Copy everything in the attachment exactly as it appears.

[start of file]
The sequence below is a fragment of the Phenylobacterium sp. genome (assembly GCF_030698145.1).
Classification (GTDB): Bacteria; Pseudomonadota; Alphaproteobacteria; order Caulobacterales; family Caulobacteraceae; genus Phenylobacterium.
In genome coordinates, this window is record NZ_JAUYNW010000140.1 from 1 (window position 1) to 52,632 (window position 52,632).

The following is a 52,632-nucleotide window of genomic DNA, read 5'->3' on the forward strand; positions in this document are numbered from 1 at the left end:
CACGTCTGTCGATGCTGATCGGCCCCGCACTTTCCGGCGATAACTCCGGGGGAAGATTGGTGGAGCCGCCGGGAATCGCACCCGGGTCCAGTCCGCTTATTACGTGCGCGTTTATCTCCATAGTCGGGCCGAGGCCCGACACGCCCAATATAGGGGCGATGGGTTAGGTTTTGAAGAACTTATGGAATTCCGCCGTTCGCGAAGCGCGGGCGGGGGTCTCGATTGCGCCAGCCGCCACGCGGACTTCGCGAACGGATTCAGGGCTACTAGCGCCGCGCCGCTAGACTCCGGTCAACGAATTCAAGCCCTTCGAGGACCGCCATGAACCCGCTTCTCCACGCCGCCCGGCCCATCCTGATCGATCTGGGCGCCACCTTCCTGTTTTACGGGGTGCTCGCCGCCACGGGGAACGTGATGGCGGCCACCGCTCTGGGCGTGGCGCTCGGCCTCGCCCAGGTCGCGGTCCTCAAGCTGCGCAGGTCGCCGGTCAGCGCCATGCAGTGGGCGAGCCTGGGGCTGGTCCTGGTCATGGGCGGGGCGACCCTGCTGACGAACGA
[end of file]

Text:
The sequence below is a fragment of the Phenylobacterium sp. genome (assembly GCF_030698145.1).
Classification (GTDB): Bacteria; Pseudomonadota; Alphaproteobacteria; order Caulobacterales; family Caulobacteraceae; genus Phenylobacterium.
In genome coordinates, this window is record NZ_JAUYNW010000140.1 from 1 (window position 1) to 52,632 (window position 52,632).

The following is a 52,632-nucleotide window of genomic DNA, read 5'->3' on the forward strand; positions in this document are numbered from 1 at the left end:
CACGTCTGTCGATGCTGATCGGCCCCGCACTTTCCGGCGATAACTCCGGGGGAAGATTGGTGGAGCCGCCGGGAATCGCACCCGGGTCCAGTCCGCTTATTACGTGCGCGTTTATCTCCATAGTCGGGCCGAGGCCCGACACGCCCAATATAGGGGCGATGGGTTAGGTTTTGAAGAACTTATGGAATTCCGCCGTTCGCGAAGCGCGGGCGGGGGTCTCGATTGCGCCAGCCGCCACGCGGACTTCGCGAACGGATTCAGGGCTACTAGCGCCGCGCCGCTAGACTCCGGTCAACGAATTCAAGCCCTTCGAGGACCGCCATGAACCCGCTTCTCCACGCCGCCCGGCCCATCCTGATCGATCTGGGCGCCACCTTCCTGTTTTACGGGGTGCTCGCCGCCACGGGGAACGTGATGGCGGCCACCGCTCTGGGCGTGGCGCTCGGCCTCGCCCAGGTCGCGGTCCTCAAGCTGCGCAGGTCGCCGGTCAGCGCCATGCAGTGGGCGAGCCTGGGGCTGGTCCTGGTCATGGGCGGGGCGACCCTGCTGACGAACGA